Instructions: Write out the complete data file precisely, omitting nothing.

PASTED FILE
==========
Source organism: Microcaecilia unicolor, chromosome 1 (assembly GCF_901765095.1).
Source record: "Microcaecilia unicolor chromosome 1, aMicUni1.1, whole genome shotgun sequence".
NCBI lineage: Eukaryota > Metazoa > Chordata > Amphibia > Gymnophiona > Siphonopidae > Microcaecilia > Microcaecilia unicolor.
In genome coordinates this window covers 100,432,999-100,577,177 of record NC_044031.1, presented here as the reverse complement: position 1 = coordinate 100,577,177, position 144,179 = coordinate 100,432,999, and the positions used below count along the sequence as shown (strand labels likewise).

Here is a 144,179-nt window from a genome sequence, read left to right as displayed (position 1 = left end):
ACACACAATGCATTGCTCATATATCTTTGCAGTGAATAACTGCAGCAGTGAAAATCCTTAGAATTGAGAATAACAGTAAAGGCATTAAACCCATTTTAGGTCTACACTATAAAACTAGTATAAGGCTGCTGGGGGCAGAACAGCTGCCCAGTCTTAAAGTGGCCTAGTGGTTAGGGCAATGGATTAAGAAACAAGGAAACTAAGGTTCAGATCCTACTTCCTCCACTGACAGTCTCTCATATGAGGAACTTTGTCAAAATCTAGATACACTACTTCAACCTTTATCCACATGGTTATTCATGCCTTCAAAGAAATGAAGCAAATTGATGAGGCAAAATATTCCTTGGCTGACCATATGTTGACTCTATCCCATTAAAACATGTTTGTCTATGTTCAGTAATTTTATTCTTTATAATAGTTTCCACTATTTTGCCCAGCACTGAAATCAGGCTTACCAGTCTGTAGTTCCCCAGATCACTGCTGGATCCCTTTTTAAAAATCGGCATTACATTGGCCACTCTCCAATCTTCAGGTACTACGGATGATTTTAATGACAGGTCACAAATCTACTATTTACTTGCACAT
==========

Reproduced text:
Source organism: Microcaecilia unicolor, chromosome 1 (assembly GCF_901765095.1).
Source record: "Microcaecilia unicolor chromosome 1, aMicUni1.1, whole genome shotgun sequence".
NCBI lineage: Eukaryota > Metazoa > Chordata > Amphibia > Gymnophiona > Siphonopidae > Microcaecilia > Microcaecilia unicolor.
In genome coordinates this window covers 100,432,999-100,577,177 of record NC_044031.1, presented here as the reverse complement: position 1 = coordinate 100,577,177, position 144,179 = coordinate 100,432,999, and the positions used below count along the sequence as shown (strand labels likewise).

Here is a 144,179-nt window from a genome sequence, read left to right as displayed (position 1 = left end):
ACACACAATGCATTGCTCATATATCTTTGCAGTGAATAACTGCAGCAGTGAAAATCCTTAGAATTGAGAATAACAGTAAAGGCATTAAACCCATTTTAGGTCTACACTATAAAACTAGTATAAGGCTGCTGGGGGCAGAACAGCTGCCCAGTCTTAAAGTGGCCTAGTGGTTAGGGCAATGGATTAAGAAACAAGGAAACTAAGGTTCAGATCCTACTTCCTCCACTGACAGTCTCTCATATGAGGAACTTTGTCAAAATCTAGATACACTACTTCAACCTTTATCCACATGGTTATTCATGCCTTCAAAGAAATGAAGCAAATTGATGAGGCAAAATATTCCTTGGCTGACCATATGTTGACTCTATCCCATTAAAACATGTTTGTCTATGTTCAGTAATTTTATTCTTTATAATAGTTTCCACTATTTTGCCCAGCACTGAAATCAGGCTTACCAGTCTGTAGTTCCCCAGATCACTGCTGGATCCCTTTTTAAAAATCGGCATTACATTGGCCACTCTCCAATCTTCAGGTACTACGGATGATTTTAATGACAGGTCACAAATCTACTATTTACTTGCACAT